A protester chants anti-corruption slogans during a protest at Tahrir Square in Baghdad, Iraq, on Oct. 26, 2019. Hundreds of demonstrators continued their protests Saturday in Baghdad and some provinces in southern and central Iraq over deteriorated living conditions, leaving up to 63 people died and more than 2,500 others wounded. (Xinhua/Khalil Dawood)
BAGHDAD, Oct. 26 (Xinhua) -- Hundreds of demonstrators continued their protests Saturday in Baghdad and some provinces in southern and central Iraq over deteriorated living conditions, leaving up to 63 people died and more than 2,500 others wounded.
Following Friday's protests in Tahrir Square in downtown Baghdad on the eastern side of the Tigris River, dozens of the demonstrators spent their night in sit-in tents to resume the protests on Saturday morning and repeated their attempts to cross the nearby al-Jumhouriyah Bridge to reach the Green Zone, but were prevented by the concrete blocks and riot police.
The last attempt to cross the bridge was around the sunset, when the riot police heavily fired tear gas canisters and sound bombs to disperse the demonstrators and managed to push them back out of Tahrir Square in the surrounding neighborhoods, an Interior Ministry source told Xinhua.
Afterwards, the riot police dismantled the sit-in tents after clashes with the protesters, the source said.
The protests also continued in other cities in several southern and central provinces, including Dhi Qar, Maysan, Diwaniya, Basra and some other provinces, where protesters called for reform, accountability for corrupt people and job opportunities.
The Iraqi Independent High Commission for Human Rights (IHCHR) said in the latest statement that up to 63 people killed in two days of anti-government protests in Baghdad and other provinces, while 2,592 others wounded, mainly in Baghdad where 1,794 people wounded.
The IHCHR said that 83 government buildings and parties' headquarters were burned or damaged in the provinces of Diwaniyah, Maysan, Wasit, Dhi Qar, Basra, Muthanna, Babil and Karbala.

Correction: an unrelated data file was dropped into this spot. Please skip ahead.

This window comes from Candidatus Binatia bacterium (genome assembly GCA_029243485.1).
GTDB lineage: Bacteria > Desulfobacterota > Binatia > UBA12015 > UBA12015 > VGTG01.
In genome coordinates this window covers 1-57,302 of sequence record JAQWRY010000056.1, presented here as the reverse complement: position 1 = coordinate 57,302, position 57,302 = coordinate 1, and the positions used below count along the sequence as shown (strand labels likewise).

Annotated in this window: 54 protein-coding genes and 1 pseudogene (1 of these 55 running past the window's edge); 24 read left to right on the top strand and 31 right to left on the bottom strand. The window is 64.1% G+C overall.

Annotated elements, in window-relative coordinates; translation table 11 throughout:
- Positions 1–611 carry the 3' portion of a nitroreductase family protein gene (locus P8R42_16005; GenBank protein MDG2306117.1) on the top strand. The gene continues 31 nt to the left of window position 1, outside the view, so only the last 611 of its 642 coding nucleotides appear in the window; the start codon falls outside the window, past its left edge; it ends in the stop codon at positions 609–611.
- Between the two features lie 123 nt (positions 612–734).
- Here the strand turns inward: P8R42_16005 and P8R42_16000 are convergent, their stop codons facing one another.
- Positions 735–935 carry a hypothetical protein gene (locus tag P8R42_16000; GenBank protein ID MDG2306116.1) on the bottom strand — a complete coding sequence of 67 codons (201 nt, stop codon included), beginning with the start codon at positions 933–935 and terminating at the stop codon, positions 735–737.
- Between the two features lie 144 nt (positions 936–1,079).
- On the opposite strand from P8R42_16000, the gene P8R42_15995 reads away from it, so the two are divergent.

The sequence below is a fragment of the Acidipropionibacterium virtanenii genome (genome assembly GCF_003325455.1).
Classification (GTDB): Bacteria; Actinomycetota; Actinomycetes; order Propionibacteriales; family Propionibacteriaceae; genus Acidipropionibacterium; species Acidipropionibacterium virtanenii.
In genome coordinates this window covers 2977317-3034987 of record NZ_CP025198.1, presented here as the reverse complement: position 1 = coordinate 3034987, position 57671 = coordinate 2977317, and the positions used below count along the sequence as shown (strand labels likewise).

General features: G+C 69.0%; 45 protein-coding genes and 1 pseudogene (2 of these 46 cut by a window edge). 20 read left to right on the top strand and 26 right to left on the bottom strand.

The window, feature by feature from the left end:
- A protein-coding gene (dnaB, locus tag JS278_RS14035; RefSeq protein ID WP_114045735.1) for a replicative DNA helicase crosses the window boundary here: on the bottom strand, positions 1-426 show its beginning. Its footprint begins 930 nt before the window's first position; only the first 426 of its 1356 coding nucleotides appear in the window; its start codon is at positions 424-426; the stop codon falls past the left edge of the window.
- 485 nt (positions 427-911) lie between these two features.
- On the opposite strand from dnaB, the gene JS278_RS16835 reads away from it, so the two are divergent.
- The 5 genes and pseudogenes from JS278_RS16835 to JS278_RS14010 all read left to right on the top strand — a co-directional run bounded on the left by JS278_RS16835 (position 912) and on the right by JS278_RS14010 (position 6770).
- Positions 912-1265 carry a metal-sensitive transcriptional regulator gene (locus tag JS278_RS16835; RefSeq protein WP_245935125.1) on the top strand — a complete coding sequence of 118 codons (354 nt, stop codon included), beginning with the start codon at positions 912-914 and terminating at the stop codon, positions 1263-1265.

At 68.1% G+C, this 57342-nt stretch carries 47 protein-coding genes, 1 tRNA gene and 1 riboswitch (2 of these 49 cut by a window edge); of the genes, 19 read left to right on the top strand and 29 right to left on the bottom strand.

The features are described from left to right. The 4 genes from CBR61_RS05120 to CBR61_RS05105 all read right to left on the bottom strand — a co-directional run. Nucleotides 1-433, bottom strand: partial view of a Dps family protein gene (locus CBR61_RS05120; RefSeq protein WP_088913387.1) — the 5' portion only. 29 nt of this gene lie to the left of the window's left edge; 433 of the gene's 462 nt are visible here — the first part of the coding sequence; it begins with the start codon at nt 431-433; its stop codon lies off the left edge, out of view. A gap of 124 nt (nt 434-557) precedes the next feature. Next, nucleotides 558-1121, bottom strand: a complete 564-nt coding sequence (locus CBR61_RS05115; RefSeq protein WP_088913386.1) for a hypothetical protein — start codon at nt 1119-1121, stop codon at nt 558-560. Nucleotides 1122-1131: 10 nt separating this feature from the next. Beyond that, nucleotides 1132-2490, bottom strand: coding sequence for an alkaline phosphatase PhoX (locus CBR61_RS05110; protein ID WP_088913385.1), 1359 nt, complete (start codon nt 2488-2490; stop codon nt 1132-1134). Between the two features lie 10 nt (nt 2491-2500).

Meanwhile, the Iraqi parliament failed in the afternoon to convene for an emergency session to discuss the ongoing turmoil for lack of quorum, as only some 90 lawmakers were present out of 329.
Also in the day, the Interior Ministry said in a statement that security force "secured the demonstrations sites with responsibility and high restraint by not using weapons or excessive force towards the demonstrators at all."
It said that the security forces suffered from casualties as a result of attacks against the security forces with gun fire, hand grenades and stones.
The statement "strongly condemned the arson of public institutions, headquarters and citizens' homes," and confirmed that the law considers the attackers as criminal, who must severely be punished and have nothing to do with peaceful demonstrations.
For its part, the Joint Operations Command (JOC) confirmed in a statement that "a few saboteurs took advantage of these demonstrations and killed security members and citizens, injuring others, burning and looting public and private property, as well as seeking to attack prisons to release prisoners."
The JOC warned that such acts will be confronted by the security forces firmly in accordance with the Anti-Terrorism Law, the statement said.
The new wave of demonstrations came after Iraqi Prime Minister Adel Abdul Mahdi made a televised speech, in which he warned of chaos if the government resigns, and promised a cabinet reshuffle, more job opportunities and the establishment of a court to prosecute corrupt officials.
Earlier this month, massive protests erupted in Baghdad and other central and southern provinces for similar reasons.
The Iraqi government responded by presenting packages of reforms aimed at providing job opportunities, building housing complexes, paying stipends to the poor and scaling up the fight against corruption.